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File:Rsz keith urban 5141 79.jpg

Keith Urban is an Australian country artist, but don't let his genre fool you.

He started out in obscurity in the 1990s in Australia, but just released one album before disappearing from the solo scene. He formed a band called The Ranch in 1996. They released one album, and disbanded in less than a year.

He went back out solo again in 1998, this time achieving success. He got his first radio hit "But for the Grace Of God", which offered a more meaningful message than most other country singers were giving at the time. He scored a few more hits off the album before taking a short break. He returned in 2002 for his second album, Golden Road. This one got more critical acclaim and won him his biggest hit "Somebody Like You". It broke several records for country music, including most weeks at number 1 (at least on Radio & Records), got him a fairly major hit at pop, and introduced him as a serious country artist.

The best was still yet to come for him though. He did go through some tough times with drug and alcohol abuse, going into rehab on several different occassions. In 2005 he released his third album, Be Here. It scored him even more radio hits and really grabbed the attention of the critics this time. By the time he released 2006's Love, Pain & the Whole Crazy Thing, he got the strongest critical response of his entire career yet. "Stupid Boy" scored him another Grammy.

He got married to actress Nicole Kidman and currently has a child with her. He released an album in 2009, Defying Gravity, which was critically panned for containing several mushy love songs, but its commercial success is undiminished. Then, his conquest for love songs was finally done right in 2010 with the release of Get Closer.

Don't mistake him for most country artists. He's got qualities about him that make him country, but he's definitely not like his contemporaries. Even if he does play a six-string banjo.


  • Keith Urban (1991)
  • Keith Urban in The Ranch (1997)
  • Keith Urban (1999)
  • Golden Road (2002)
  • Be Here (2004)
  • Love, Pain & the Whole Crazy Thing (2006)
  • Defying Gravity (2009)
  • Get Closer (2010)

Tropes present in his work:

  • Accent On the Wrong Syllable: "But for the Grace of God" has "Hea-ven only knows that I've been blessed..."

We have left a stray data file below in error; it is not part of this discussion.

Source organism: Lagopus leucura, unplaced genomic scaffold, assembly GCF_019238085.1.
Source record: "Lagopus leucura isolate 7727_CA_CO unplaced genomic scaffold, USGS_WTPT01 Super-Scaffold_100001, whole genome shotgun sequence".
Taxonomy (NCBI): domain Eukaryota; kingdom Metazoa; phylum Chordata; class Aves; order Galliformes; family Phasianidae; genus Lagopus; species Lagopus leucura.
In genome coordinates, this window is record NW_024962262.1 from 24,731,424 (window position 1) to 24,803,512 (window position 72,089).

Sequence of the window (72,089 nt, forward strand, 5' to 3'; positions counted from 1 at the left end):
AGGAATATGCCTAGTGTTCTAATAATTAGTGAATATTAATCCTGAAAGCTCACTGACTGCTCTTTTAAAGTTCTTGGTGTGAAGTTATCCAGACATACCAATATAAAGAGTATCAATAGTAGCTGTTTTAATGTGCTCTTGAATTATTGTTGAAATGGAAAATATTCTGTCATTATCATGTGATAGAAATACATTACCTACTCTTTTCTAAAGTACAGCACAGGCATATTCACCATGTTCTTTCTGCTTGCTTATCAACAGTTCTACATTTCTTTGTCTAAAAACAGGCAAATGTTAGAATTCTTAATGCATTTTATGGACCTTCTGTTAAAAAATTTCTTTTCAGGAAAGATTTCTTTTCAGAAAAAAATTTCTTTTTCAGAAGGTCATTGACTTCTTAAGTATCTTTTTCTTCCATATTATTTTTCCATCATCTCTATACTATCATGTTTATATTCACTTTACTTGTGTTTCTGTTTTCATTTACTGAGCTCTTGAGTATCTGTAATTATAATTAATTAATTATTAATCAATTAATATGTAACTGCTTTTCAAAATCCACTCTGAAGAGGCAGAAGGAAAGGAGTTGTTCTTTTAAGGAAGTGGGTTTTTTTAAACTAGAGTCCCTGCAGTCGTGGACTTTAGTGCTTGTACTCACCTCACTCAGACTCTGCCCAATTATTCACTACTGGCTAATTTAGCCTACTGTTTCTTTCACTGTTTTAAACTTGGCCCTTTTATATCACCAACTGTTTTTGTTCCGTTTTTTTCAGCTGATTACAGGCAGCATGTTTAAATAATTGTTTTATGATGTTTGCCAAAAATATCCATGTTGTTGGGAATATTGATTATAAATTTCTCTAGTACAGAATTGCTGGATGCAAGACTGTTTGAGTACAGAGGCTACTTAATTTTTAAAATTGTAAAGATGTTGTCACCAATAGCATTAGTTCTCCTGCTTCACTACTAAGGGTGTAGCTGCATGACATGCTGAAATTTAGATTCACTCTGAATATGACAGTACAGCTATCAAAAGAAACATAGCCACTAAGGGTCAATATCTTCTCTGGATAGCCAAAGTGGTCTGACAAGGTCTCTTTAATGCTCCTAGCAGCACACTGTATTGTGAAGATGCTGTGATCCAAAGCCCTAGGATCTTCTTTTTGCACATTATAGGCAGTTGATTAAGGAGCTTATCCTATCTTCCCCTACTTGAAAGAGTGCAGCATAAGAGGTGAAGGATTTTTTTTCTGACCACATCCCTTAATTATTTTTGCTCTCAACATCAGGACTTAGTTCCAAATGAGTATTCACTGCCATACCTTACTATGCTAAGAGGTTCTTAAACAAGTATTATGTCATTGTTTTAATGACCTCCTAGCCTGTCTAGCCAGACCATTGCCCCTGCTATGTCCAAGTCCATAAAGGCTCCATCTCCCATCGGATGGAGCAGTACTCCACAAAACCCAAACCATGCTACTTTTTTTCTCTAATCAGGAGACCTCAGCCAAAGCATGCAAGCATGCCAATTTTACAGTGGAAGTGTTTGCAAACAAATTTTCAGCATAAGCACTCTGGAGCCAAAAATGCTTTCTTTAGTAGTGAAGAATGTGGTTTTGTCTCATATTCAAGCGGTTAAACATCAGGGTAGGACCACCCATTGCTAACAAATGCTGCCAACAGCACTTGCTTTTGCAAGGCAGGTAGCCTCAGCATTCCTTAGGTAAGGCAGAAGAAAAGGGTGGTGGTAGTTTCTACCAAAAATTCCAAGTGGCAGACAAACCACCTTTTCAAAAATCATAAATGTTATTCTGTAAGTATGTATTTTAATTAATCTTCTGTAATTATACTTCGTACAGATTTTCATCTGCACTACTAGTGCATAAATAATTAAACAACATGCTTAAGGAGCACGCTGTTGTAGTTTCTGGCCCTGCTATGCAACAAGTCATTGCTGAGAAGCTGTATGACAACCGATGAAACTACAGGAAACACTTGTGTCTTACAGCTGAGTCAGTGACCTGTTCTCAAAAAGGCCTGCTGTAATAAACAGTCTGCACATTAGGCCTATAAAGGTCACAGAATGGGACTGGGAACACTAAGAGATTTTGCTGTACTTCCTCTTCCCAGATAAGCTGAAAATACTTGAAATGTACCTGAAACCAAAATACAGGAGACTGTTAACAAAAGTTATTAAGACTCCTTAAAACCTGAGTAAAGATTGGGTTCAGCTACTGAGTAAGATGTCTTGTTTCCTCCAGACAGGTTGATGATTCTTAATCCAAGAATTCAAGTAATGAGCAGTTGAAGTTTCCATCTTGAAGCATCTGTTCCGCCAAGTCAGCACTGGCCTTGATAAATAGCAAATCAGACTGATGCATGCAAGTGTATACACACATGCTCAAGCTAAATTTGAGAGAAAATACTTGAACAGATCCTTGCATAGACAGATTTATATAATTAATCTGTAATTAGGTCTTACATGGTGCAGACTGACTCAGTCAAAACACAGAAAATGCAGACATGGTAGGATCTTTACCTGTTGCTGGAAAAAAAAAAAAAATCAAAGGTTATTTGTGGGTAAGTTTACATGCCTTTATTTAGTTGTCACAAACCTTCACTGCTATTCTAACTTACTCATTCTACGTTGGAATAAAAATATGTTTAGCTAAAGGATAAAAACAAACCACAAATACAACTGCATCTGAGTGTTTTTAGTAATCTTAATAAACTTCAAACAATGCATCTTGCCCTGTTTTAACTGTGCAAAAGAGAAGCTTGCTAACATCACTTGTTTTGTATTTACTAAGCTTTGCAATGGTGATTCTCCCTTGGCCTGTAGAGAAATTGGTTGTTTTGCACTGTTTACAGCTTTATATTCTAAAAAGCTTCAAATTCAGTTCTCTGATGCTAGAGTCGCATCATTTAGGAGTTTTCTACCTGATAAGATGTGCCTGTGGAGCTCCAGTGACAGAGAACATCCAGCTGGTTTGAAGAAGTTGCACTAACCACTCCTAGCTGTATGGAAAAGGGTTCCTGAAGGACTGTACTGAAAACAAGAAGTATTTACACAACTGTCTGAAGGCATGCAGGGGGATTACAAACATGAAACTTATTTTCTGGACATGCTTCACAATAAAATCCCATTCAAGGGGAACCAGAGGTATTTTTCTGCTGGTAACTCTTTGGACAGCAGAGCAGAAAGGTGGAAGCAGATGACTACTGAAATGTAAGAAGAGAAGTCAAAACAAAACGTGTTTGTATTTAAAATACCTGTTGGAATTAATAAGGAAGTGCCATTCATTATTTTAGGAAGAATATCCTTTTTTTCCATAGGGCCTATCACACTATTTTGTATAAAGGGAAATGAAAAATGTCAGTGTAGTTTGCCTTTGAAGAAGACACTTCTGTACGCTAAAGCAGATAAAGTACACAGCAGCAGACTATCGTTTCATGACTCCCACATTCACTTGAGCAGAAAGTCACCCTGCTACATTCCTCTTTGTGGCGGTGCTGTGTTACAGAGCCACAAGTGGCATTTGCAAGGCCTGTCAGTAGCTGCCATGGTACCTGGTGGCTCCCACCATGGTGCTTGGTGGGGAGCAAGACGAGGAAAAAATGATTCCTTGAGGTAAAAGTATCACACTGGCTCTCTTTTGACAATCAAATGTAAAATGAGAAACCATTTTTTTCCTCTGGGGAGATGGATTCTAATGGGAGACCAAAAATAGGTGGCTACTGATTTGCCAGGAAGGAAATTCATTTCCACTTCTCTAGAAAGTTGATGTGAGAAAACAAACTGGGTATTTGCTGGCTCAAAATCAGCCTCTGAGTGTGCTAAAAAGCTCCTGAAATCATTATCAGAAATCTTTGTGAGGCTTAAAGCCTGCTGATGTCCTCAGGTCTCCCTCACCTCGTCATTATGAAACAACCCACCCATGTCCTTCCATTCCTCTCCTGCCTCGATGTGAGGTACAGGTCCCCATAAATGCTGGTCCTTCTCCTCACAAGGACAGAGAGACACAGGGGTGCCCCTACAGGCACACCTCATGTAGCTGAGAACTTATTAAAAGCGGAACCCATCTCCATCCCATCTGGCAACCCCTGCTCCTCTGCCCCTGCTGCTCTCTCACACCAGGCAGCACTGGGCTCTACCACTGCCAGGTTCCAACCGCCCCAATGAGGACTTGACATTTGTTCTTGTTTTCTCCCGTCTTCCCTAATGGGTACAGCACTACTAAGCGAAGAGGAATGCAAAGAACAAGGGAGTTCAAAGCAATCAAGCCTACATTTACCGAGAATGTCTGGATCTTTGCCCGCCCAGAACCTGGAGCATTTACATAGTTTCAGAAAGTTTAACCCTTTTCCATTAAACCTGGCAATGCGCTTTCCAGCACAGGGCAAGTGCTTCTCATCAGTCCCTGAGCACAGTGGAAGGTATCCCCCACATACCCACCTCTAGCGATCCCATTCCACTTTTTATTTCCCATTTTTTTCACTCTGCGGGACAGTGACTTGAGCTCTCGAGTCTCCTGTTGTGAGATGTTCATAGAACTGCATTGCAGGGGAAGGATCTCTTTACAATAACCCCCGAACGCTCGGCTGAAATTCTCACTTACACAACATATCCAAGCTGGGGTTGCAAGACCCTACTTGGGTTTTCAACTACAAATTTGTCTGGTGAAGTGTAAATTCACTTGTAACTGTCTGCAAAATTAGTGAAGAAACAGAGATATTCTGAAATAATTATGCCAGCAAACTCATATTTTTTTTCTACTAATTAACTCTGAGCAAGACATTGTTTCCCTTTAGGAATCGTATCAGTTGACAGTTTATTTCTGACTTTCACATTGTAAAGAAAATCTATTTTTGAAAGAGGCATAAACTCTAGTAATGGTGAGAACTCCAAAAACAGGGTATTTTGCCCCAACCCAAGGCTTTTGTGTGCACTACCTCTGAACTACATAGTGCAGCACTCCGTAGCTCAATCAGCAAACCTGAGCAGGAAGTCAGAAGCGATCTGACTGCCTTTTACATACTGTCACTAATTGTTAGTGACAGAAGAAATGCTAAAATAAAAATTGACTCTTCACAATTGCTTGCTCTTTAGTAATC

• The Cameo: He appeared on several other works before he became famous in his own right, including an appearance in Alan Jackson's music video for "Mercury Blues", a backing guitarist on several albums (including a few tracks on Garth Brooks' Double Live) and a couple co-writing credits here and there.
  • The Cover Changes the Meaning: From a female perspective, "Stupid Boy" can be interpreted as a female offering advice, or as the victimized female. From the male's perspective, it can be read as beating himself up over letting his lover slip through his hands.
  • Everything Is an Instrument: He plays a cardboard box on "Somebody Like You".
  • Everything's Louder with Bagpipes: "I Told You So" features Uilleann pipes.
  • The Four Chords of Pop: "Long Hot Summer" uses i-VI-III-VII on the verses.
  • Heavy Meta: "Put You in a Song", a song about the love song he wants to write about his lover.
    • Perhaps given a Continuity Nod in the next single, "Without You", which features the lyric "And up until you came along / No one ever heard my song / Now it's climbing with a bullet."
  • Hidden Track: Golden Road features a hidden track called "One Chord Song".
  • Like a God to Me: Inverted in "You're Not My God" about getting over drugs.
  • Lyrical Tic: He tends to do a sort of "mmm" sound a lot. He also tends to utter "Yes, I did", "Yes, you did", or one of several other variants, after several lines. (Example: "You stole her every dream, and you crushed her plans/Yes, you did".)
  • Recycled Lyrics: Several of his songs have lyrics about the sun shining.
  • Record Producer: From Golden Road onward, he has co-produced with Dann Huff.
  • Rerelease the Song: After finding that "You Look Good in My Shirt" was going over well despite not being a single, he re-recorded it for a Greatest Hits Album and released that version as a single.
  • Scatting: Done at the end of both versions of "You Look Good in My Shirt".
  • Self-Backing Vocalist: Almost all of his backing vocals are either him or Jerry Flowers, another former member of The Ranch.
  • Sexy Shirt Switch: The basis of "You Look Good in My Shirt".
  • Signature Song: Several over the years. "Somebody Like You" and "You'll Think of Me" are his most successful in terms of chart performance, and among the first songs that most associate with him.
  • Singing Voice Dissonance: No, he doesn't sing with an Australian accent at all. In fact, he has a pretty spot-on American country twang most of the time.
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